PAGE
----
Freddie Mac’s weekly Primary Mortgage Market Survey (PMMS) hit an all-time record low for 30-year, conventional, fixed-rate residential mortgage loans, sinking to 3.07 percent for the week of July 3rd, 2020, down from 3.75 percent one-year ago. That would have reduced the month principal and interest payment on a $200,000 loan from $926.24 (3.75 percent) to $850.78 (3.07 percent) – an 8.2 percent savings. Over the 30-year potential life of the loan, the $75.47 monthly savings would have save the borrower $27, 169.
Freddie Mac commenced the PMMS in April 1971. They currently sample a mix of thrifts, credit unions, commercial banks, and mortgage companies each week, proportional to originator market share. The survey is collected Monday through Wednesday with the results released on Thursday at 10 a.m. ET. Surveyed are interest rates and points for the most popular first-lien 30-year fixed rate, 15-year fixed rate and 5/1 hybrid amortizing adjustable rate, fully-amortizing loans based on an 80 percent loan-to-value ratio.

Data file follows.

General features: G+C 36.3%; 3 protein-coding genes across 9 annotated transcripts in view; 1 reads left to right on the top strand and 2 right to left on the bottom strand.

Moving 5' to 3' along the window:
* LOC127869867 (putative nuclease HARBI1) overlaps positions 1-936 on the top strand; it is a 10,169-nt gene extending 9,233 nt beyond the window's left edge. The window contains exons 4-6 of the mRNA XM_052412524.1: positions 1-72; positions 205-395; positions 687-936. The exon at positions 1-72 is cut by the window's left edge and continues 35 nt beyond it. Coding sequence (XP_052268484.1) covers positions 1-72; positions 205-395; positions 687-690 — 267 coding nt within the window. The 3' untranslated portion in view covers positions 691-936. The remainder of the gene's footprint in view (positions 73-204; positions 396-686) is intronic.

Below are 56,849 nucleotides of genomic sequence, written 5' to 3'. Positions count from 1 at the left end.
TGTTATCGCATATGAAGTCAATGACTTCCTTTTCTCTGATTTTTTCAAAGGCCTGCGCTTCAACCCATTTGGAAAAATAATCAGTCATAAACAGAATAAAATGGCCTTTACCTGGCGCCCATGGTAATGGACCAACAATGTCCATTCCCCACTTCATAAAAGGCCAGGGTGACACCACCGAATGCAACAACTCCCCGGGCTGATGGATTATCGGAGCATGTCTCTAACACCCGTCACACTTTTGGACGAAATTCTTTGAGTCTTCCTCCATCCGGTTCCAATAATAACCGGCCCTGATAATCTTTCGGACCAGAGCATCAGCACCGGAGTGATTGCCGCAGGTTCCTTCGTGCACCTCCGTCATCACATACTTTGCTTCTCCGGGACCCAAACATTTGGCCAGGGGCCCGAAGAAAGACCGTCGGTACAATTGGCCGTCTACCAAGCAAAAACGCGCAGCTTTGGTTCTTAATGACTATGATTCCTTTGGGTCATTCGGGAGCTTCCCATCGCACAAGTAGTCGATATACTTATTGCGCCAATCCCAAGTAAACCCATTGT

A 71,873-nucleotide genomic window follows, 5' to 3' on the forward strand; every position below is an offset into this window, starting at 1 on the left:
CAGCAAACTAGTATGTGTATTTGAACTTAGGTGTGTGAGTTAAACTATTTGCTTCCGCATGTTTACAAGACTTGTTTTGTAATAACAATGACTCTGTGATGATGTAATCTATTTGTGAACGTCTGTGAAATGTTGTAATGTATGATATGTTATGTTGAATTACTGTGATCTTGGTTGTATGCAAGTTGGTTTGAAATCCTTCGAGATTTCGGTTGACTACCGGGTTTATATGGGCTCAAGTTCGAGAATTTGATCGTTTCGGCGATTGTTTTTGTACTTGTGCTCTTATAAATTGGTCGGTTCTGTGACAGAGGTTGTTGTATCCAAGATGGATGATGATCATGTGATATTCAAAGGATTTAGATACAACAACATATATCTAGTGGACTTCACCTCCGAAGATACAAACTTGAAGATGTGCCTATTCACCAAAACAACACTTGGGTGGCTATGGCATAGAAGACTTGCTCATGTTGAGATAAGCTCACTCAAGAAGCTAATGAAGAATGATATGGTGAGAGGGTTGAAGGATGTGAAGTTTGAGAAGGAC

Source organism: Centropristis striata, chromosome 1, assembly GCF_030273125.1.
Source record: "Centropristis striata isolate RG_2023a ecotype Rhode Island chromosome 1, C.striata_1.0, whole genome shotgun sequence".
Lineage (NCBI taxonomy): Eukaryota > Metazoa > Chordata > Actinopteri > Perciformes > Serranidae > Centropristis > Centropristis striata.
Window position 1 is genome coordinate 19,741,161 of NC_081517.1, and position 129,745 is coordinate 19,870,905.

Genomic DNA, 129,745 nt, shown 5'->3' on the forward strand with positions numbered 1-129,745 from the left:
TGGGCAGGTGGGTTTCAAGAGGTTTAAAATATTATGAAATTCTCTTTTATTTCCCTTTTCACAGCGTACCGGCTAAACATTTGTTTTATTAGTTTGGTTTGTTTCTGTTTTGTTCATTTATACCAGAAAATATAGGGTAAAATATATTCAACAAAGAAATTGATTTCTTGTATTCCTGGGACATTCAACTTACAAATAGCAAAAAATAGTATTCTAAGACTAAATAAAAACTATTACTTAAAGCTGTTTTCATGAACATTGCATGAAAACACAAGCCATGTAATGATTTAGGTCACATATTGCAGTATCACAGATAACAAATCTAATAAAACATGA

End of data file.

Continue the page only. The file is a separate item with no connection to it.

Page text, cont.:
Weekly 30-year rates from the PMMS are shown in the table below.
The next table summarizes mortgage rates and points for 30-Year Fixed-Rate, 15-Year Fixed-Rate and 5-Year Fixed-Rate Hybrid loans comparing the latest data to the prior week and one-year ago.
The last graph shows weekly 30-year mortgage rate since 1972 along with occurrences of recessions. Rates peaked at 18.63 percent as reported on October 9, 1981. At that interest rate level, the monthly principal and interest payment on the $200,000 30-year loan would have been $3,117.17 vs $850.78 at the current 3.07 percent.
To examine the historical data series from Freddie Mac click http://www.freddiemac.com/pmms/
There is potential for 30-year mortgage rates to sink into the upper 2 percent range – good news for prospective homebuyers and for current borrowers to refinance their residential mortgage loans.